Tag is a staple of almost every person's childhood. This running exercise for kids entails one person being designated as the person who chases everyone else. The other players run away to keep from being tagged. Children can play this running game for hours, getting a great cardiovascular workout while spending time with friends.
Musical chairs can be performed inside and outside. Place one chair less than the children playing this game in a circle. An adult plays music as the group runs around the chairs. When the music stops, everyone tries sitting in the chairs. The one left standing steps aside, and the adult removes one chair. This running activity helps coordination and agility.
Octopus tag is a running game that combines the classic games tag and "red rover." Adults create a rectangle that serves as the ocean for this running exercise. Children who represent fish stand on one end of the ocean and the king or queen octopus stands in the middle of the triangle. The royal says, "I am the Octopus, queen (king) of all motion. Let's see if you can cross my ocean." As the fish try sneaking across the ocean, the king or queen tries tagging them. Tagged children become seaweed. The last child standing becomes the new king or queen.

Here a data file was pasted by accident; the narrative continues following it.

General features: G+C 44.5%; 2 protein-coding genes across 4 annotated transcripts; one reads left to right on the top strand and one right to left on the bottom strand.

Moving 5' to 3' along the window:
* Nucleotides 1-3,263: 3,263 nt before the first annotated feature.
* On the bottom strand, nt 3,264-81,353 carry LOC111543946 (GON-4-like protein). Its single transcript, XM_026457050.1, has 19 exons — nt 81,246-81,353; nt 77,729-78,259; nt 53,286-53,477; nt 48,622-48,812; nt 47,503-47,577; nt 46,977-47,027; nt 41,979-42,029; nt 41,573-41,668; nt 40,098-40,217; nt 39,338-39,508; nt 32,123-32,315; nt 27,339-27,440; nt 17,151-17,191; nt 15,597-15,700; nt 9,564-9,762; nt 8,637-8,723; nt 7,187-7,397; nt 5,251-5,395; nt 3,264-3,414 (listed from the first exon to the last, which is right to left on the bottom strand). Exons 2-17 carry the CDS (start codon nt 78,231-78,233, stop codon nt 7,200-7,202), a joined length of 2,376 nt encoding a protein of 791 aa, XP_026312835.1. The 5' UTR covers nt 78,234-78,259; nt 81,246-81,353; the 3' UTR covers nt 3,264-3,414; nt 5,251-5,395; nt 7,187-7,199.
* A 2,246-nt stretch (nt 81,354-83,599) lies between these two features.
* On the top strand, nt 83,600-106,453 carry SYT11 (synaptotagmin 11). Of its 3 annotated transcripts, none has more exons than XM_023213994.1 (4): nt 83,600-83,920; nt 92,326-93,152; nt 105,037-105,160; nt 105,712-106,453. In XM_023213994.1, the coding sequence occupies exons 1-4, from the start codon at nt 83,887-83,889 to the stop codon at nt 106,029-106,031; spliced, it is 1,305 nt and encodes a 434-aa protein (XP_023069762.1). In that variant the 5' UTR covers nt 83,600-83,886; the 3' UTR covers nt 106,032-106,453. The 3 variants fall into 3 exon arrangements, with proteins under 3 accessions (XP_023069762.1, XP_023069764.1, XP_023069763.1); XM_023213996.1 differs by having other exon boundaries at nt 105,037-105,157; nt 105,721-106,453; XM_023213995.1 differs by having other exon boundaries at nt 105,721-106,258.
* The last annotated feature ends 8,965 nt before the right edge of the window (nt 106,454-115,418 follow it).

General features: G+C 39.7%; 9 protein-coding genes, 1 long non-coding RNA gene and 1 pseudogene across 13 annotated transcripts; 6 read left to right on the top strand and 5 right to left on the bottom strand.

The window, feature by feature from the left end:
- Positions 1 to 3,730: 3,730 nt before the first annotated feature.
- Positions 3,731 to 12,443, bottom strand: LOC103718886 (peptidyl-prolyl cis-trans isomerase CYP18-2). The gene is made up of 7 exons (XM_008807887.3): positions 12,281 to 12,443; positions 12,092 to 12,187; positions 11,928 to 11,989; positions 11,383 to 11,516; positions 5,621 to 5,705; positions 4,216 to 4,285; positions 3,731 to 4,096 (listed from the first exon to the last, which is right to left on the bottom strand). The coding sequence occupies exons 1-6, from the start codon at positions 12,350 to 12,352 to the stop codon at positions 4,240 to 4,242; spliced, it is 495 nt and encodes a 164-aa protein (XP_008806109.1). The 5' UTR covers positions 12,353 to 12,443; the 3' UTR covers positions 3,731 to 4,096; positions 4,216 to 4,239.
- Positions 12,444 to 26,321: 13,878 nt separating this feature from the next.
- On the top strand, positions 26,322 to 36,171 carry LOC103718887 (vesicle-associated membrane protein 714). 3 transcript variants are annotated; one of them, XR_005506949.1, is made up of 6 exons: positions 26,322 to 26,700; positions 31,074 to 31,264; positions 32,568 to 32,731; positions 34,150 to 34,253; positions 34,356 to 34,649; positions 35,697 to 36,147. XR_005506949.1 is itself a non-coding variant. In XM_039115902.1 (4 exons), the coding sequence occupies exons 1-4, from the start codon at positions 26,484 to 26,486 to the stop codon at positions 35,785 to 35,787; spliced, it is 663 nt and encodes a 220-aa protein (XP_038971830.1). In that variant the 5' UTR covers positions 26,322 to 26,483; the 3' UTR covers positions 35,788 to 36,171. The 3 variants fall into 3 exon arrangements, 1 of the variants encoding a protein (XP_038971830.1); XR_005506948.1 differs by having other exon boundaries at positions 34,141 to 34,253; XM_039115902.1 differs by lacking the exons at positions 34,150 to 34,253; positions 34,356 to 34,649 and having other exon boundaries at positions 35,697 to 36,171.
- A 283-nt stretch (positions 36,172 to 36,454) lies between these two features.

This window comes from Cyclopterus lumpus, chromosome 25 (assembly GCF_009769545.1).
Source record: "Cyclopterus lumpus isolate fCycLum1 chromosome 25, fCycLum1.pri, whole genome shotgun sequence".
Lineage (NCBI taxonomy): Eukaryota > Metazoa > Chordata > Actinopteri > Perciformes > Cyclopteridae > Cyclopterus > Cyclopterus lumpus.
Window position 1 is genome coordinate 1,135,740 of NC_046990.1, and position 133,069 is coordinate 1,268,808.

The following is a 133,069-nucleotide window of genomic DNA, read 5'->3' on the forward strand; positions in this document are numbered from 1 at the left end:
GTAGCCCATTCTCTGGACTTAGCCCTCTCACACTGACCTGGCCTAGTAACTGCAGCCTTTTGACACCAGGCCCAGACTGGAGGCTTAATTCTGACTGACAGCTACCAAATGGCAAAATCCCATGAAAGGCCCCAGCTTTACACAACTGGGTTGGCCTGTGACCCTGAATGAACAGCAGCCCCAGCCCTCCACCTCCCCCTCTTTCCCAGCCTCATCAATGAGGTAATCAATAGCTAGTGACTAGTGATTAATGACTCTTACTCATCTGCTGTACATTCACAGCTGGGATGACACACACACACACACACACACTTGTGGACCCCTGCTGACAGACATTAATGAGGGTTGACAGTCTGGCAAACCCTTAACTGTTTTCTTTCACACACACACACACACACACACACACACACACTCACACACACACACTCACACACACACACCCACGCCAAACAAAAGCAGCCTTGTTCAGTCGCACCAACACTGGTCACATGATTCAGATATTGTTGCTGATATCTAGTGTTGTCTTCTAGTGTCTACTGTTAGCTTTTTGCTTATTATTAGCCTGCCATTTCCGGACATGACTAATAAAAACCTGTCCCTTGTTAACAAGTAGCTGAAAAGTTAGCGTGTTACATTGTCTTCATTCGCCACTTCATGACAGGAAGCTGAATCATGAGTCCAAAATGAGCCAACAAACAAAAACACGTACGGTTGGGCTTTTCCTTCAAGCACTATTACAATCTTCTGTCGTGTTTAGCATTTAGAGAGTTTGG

Duck, Duck, Goose
"Duck, duck, goose" is a classic game for children in which children sit in a circle facing one another, except for one. The sole child walks around the room, gently tapping the others on the head, saying "duck." When the child says "goose," the tapped child chases the tapper around the circle. If the tapper makes it to the goose's spot without being tagged, the goose becomes the tapper. However, if the tapper gets tagged, he continues until he makes it to one of the geese's spots.
Contact sports like baseball, soccer, basketball and touch football can adapt to fit the ages of most kids older than five-years-old. These running activities improve coordination, balance and cooperation in young children. According to research conducted by the Institute for the Study of Youth Sports at Michigan State University, children who learn to work in a group adapt to school faster and become more socially adept.